The challenge of engineering Rubisco for improving photosynthesis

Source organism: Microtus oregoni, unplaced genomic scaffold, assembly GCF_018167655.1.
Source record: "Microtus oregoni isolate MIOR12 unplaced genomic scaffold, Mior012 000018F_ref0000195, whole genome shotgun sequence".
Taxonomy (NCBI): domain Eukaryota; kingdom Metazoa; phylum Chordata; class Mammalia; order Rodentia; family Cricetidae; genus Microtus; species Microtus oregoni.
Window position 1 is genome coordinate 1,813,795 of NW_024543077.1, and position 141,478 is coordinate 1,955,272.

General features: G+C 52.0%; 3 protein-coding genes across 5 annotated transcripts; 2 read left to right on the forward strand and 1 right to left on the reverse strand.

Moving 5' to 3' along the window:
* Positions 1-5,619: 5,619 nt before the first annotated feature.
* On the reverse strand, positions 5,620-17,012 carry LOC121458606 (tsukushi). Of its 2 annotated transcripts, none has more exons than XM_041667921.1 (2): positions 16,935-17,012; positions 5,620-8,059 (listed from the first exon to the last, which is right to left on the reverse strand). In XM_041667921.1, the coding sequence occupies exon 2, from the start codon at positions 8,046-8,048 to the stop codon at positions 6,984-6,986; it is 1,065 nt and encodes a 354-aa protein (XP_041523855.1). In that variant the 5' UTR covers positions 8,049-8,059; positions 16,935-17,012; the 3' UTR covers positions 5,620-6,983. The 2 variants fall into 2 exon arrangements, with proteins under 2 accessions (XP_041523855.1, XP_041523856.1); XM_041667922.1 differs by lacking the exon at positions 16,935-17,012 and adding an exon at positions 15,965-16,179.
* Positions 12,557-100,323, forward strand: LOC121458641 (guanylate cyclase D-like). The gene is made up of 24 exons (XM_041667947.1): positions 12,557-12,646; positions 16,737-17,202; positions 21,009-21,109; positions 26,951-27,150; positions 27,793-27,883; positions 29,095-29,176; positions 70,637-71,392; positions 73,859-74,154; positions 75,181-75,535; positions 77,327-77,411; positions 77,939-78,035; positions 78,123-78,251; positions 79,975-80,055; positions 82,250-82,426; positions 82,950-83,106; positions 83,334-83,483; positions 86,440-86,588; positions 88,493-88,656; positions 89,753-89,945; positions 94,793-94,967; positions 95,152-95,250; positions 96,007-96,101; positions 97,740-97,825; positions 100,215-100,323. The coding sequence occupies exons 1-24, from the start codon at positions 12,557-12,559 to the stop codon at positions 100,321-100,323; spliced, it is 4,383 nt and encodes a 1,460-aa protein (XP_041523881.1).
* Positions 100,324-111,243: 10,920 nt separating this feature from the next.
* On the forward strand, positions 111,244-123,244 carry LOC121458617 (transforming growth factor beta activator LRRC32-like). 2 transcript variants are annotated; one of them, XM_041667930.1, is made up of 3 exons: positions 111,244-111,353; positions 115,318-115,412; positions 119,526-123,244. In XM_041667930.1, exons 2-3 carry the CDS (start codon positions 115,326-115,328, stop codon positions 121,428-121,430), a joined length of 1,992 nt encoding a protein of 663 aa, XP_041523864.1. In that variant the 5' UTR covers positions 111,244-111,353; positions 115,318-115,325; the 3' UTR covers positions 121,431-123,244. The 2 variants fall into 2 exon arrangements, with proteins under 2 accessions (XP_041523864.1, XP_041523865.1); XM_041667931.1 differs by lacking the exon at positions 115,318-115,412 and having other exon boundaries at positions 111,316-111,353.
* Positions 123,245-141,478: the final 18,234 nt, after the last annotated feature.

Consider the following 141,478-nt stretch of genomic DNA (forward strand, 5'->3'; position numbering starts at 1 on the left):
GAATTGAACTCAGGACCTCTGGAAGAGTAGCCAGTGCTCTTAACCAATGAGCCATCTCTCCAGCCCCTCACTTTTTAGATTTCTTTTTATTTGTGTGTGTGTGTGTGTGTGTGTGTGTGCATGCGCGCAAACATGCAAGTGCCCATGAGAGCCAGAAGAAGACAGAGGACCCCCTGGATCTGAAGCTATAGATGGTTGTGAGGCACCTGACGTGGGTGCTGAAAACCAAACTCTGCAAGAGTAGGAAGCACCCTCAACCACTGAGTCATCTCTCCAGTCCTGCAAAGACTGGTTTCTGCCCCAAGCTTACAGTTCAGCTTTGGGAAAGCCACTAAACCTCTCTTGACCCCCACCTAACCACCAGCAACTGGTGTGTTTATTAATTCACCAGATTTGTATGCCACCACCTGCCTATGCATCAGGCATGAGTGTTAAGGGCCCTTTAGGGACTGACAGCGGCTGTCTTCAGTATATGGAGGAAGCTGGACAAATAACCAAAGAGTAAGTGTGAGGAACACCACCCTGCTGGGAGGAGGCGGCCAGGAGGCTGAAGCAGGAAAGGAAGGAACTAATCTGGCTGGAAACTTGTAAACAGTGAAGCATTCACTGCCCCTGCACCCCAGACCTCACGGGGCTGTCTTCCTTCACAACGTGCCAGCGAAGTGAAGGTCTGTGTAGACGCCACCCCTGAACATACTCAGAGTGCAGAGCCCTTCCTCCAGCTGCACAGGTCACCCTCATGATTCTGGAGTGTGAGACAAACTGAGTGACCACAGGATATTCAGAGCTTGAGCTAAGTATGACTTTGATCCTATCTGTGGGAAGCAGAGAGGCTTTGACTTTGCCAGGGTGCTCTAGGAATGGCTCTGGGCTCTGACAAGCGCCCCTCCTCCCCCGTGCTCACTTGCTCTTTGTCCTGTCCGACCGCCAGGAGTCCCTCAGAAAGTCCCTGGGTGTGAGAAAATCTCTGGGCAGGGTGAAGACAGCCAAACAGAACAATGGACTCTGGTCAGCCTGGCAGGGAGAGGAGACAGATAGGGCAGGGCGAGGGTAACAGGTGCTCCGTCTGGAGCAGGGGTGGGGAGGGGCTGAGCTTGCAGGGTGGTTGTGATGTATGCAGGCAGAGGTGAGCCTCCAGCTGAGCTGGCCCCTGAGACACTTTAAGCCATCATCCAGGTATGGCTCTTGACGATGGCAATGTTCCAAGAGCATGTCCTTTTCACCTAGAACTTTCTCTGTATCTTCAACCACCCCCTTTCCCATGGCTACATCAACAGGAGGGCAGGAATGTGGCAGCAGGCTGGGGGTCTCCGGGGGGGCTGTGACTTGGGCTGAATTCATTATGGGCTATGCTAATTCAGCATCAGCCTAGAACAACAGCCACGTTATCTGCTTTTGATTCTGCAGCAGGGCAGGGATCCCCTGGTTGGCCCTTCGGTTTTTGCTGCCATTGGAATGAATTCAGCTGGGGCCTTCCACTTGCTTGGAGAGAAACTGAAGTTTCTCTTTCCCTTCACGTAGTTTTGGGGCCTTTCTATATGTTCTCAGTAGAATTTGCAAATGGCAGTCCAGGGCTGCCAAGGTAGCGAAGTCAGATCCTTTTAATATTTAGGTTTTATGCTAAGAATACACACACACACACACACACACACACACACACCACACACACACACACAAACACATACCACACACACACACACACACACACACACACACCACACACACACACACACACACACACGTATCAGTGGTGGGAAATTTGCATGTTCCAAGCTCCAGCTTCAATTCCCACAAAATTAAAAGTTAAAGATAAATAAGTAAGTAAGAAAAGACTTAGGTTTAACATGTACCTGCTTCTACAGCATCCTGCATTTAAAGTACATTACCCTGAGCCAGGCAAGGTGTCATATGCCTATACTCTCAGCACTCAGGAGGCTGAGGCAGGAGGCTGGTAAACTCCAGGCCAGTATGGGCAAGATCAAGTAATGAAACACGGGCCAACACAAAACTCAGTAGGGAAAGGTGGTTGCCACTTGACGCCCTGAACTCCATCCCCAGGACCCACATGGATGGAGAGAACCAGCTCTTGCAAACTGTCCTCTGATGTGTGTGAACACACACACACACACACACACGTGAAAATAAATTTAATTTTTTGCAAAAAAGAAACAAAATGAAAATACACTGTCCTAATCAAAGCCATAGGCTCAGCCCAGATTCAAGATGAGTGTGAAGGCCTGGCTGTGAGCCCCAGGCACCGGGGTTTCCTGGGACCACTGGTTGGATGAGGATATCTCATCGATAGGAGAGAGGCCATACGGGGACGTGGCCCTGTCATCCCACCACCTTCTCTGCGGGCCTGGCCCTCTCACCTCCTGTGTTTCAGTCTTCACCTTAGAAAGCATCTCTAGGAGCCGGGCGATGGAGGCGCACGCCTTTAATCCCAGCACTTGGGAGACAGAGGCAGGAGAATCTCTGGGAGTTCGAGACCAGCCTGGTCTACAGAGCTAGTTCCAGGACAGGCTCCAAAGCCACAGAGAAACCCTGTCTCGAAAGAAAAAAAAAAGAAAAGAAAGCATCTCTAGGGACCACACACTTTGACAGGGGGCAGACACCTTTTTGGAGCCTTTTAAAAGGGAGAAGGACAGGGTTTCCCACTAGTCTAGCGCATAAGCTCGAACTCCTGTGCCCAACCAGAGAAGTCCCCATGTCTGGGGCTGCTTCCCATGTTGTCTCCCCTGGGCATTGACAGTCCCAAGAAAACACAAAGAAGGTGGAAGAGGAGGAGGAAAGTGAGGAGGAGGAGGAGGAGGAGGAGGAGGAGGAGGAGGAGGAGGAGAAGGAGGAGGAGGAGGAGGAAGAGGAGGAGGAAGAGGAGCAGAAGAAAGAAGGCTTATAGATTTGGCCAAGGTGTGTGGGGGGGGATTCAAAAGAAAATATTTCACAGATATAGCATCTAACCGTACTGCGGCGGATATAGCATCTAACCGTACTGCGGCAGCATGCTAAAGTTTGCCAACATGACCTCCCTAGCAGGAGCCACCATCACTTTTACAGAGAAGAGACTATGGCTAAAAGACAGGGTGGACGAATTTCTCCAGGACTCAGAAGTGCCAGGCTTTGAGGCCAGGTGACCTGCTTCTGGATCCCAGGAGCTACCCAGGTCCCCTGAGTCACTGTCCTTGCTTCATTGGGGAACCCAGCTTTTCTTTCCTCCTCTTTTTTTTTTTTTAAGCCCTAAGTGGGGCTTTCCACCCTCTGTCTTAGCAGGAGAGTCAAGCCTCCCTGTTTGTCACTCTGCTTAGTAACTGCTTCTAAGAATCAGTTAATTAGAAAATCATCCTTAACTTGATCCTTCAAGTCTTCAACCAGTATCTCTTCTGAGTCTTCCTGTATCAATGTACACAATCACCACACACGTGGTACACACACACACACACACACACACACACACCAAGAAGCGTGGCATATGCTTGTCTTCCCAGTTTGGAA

Rubisco is a key enzyme of photosynthesis, mediating the rate?limiting step in the fixation of atmospheric CO2 into sugars, starch and amino acids ? the building blocks of life. Global food production must double by 2050 to sustain an ever?growing human population. We discuss the challenges involved in engineering Rubisco variants with improved catalytic properties to increase crop yields.Photosynthesis uses the energy of sunlight to convert water and atmospheric CO2 into sugars, providing food and oxygen for life. The fixation of atmospheric CO2 in this crucial biological process is mediated by the enzyme Rubisco. The inefficiencies of Rubisco have inspired researchers for decades to explore ways to improve its function with the goal of increasing crop yields [1–4], and more recently to combat global warming . In this graphical review we highlight the challenges involved in engineering plant Rubisco, with a focus on the extensive chaperone requirement for its biogenesis. We discuss strategies for engineering the catalytic properties of Rubisco and for sequestering the enzyme in membraneless compartments to increase CO2 fixation.